February 23, 2012
BOGOTA – Ten years ago, on Feb. 23, 2002, Colombia's Green party presidential candidate, Ingrid Betancourt, was taken hostage by the Revolutionary Armed Forces of Colombia (FARC), an armed Marxist organization that is considered the oldest guerilla group in South America. Three days earlier, Bogota had put an end to peace talks that had been going nowhere for three years. War resumed – and in fact continues to this day. Ingrid Betancourt was freed by a well-executed military operation in July 2008.
In 2002, the FARC was holding some 60 hostages. By now, that number is down to 11. The others having been freed by the army or released by the guerillas. Four were shot at point blank range by the hostage takers on Nov. 26, 2011. Like his predecessor Alvaro Uribe, Colombian President Juan Manuel Santos refuses to negotiate for the release of the hostages still in captivity, even though these are all soldiers captured in combat.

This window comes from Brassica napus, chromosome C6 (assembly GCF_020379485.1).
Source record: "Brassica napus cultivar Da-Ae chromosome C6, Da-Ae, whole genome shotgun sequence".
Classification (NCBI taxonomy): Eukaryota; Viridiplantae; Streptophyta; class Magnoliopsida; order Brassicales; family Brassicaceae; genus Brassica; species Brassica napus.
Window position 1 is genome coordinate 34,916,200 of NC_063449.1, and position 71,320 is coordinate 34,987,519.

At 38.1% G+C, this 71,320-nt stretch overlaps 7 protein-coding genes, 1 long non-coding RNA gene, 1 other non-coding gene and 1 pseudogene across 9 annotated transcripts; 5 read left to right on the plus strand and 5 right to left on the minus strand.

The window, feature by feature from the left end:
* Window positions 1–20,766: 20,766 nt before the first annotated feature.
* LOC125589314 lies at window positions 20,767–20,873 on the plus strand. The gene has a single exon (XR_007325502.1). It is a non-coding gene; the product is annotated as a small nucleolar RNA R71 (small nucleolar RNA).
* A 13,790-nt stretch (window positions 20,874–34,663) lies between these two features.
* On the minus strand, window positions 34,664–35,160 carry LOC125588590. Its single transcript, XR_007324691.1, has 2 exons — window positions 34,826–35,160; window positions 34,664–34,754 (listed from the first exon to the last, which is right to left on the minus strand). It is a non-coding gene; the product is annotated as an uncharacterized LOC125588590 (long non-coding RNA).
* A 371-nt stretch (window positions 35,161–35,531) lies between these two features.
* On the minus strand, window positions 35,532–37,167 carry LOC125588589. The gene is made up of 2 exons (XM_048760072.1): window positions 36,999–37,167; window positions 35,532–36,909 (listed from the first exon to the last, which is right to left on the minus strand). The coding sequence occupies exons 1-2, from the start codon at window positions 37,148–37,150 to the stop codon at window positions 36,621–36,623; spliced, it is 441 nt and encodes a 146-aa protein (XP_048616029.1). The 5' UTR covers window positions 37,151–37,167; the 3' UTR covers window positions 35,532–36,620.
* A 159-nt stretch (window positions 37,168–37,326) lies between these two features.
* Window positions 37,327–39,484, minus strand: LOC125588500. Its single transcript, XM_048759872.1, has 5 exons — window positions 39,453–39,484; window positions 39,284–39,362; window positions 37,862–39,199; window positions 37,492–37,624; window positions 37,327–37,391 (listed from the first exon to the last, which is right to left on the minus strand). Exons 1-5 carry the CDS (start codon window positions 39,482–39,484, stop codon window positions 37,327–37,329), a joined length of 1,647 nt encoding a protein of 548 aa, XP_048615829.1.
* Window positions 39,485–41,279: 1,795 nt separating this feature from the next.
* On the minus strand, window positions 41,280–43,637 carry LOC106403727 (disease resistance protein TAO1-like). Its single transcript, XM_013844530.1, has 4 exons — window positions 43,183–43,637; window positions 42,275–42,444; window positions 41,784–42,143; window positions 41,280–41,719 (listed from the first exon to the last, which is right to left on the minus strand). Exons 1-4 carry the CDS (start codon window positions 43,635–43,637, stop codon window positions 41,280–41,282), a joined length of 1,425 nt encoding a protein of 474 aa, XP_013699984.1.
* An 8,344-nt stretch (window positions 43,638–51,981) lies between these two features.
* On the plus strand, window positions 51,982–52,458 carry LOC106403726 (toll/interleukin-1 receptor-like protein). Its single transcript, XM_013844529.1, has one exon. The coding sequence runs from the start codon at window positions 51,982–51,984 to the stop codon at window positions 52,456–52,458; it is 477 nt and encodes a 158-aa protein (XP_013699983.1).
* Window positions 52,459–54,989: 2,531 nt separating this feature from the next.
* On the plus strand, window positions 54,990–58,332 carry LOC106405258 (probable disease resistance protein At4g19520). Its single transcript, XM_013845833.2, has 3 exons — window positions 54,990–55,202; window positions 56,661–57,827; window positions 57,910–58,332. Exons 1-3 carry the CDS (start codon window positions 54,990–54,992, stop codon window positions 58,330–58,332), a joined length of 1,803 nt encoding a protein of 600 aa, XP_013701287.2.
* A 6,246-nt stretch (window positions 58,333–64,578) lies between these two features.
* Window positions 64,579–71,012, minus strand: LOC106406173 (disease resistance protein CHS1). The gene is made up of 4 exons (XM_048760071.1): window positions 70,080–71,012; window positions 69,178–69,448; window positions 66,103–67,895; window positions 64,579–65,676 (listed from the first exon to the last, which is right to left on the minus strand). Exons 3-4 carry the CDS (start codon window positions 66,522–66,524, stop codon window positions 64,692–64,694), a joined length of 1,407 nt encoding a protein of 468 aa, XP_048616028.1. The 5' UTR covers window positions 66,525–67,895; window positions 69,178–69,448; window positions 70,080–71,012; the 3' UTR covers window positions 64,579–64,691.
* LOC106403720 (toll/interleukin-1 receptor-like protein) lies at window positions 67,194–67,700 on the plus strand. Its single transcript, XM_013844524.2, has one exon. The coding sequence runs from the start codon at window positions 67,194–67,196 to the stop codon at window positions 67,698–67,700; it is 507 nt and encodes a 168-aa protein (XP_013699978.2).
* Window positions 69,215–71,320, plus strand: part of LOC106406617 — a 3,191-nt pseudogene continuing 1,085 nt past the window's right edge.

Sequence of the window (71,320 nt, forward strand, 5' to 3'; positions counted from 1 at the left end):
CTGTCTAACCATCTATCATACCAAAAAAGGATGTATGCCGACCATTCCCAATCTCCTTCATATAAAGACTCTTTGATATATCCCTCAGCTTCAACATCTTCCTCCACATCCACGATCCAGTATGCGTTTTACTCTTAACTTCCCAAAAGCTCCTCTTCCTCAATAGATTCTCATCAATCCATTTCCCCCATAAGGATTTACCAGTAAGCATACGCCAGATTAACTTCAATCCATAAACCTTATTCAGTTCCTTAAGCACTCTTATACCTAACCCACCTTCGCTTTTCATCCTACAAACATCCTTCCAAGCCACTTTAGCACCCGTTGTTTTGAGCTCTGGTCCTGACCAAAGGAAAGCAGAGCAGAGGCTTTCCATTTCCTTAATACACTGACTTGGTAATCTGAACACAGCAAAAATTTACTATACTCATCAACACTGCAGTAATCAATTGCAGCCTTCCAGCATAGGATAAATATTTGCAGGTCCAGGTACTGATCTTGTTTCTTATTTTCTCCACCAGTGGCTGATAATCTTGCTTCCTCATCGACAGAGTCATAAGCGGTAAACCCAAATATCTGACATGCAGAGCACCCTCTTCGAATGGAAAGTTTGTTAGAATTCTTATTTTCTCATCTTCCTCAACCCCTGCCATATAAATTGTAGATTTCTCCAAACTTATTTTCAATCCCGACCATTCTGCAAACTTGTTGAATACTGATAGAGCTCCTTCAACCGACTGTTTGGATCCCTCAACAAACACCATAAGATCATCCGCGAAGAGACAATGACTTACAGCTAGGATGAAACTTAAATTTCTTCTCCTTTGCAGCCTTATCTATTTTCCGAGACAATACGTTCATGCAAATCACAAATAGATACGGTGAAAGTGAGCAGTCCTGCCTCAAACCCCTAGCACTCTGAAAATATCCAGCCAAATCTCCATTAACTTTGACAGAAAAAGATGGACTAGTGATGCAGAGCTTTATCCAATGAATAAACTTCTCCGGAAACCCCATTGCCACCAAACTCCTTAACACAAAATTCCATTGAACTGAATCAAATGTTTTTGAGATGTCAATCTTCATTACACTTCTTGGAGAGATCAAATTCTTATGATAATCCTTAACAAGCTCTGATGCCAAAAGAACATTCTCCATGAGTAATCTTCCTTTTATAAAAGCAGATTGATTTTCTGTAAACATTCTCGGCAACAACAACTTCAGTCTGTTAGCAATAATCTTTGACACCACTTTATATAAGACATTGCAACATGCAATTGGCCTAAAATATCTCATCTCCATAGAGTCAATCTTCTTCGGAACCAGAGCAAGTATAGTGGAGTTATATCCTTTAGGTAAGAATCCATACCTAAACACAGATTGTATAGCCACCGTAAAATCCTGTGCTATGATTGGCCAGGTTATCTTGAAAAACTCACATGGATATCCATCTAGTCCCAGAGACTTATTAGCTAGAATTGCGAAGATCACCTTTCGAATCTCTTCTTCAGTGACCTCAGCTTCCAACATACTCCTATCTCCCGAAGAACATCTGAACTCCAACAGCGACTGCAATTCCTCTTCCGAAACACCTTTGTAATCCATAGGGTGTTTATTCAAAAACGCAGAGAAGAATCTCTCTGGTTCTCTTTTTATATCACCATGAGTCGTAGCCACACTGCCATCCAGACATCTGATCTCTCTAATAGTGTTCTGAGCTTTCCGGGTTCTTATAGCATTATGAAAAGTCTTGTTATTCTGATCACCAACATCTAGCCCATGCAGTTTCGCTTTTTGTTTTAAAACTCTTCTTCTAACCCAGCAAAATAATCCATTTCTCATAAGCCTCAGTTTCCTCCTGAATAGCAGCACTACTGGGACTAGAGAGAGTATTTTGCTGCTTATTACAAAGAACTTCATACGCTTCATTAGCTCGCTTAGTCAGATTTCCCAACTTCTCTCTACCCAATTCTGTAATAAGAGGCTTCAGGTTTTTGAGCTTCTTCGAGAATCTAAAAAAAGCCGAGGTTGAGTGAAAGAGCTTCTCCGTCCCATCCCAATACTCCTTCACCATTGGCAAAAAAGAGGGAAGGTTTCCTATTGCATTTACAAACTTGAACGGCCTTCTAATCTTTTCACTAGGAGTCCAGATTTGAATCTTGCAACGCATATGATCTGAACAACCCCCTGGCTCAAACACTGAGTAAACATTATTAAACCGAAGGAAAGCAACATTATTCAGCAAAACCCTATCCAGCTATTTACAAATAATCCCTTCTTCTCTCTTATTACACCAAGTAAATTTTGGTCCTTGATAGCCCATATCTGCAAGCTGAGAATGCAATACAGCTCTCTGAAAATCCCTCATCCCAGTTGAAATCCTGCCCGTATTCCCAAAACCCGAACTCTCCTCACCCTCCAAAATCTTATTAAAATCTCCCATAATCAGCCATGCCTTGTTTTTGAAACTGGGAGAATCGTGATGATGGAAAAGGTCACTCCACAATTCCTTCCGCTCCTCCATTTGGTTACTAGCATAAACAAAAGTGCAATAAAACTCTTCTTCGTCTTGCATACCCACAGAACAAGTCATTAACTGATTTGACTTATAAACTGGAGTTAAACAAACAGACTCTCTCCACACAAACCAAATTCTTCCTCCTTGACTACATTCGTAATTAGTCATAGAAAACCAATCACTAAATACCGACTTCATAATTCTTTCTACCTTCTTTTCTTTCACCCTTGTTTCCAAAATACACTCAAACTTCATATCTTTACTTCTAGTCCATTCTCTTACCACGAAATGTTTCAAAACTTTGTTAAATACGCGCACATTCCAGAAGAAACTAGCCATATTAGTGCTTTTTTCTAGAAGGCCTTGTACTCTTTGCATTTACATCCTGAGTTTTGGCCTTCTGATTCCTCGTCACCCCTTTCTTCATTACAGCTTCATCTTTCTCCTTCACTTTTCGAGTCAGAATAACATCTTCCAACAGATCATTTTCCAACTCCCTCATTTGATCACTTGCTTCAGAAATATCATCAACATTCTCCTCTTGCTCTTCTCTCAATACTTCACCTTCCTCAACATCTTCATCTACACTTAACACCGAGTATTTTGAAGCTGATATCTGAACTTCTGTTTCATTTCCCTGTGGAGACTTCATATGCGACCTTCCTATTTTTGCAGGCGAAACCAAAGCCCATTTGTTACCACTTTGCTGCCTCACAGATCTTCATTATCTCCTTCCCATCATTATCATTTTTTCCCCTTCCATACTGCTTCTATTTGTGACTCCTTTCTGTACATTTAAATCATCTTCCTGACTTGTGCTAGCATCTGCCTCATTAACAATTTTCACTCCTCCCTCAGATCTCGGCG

The government refuses to "cede to the blackmail" of a guerilla group in decline, it says. In 2002, the FARC had approximately 17,000 armed men, according to official figures at the time. Today, there are fewer than 9,000 FARC. Even if the organization is still recruiting on a regular basis, thousands of rebels have deserted due to army pressure and campaigns led by the authorities promising amnesty if they lay down their arms. Within the space of 10 years, some 17,000 guerilleros have turned themselves in, the vast majority of them young, freshly-enrolled men.
Army figures should be viewed with caution, however. "To get an idea of the FARC's evolution, its territorial presence is a more reliable indicator than the number of recruits," says researcher Camilo Echandia who has been charting the Colombian conflict for the past 20 years. "The FARC was present in 377 municipalities in 2002, as opposed to 142 today," Echandia says. In a country twice the size of France, with a population of 46 million, a military offensive led by the Uribe government pushed the guerilleros away from the cities and the main roadways.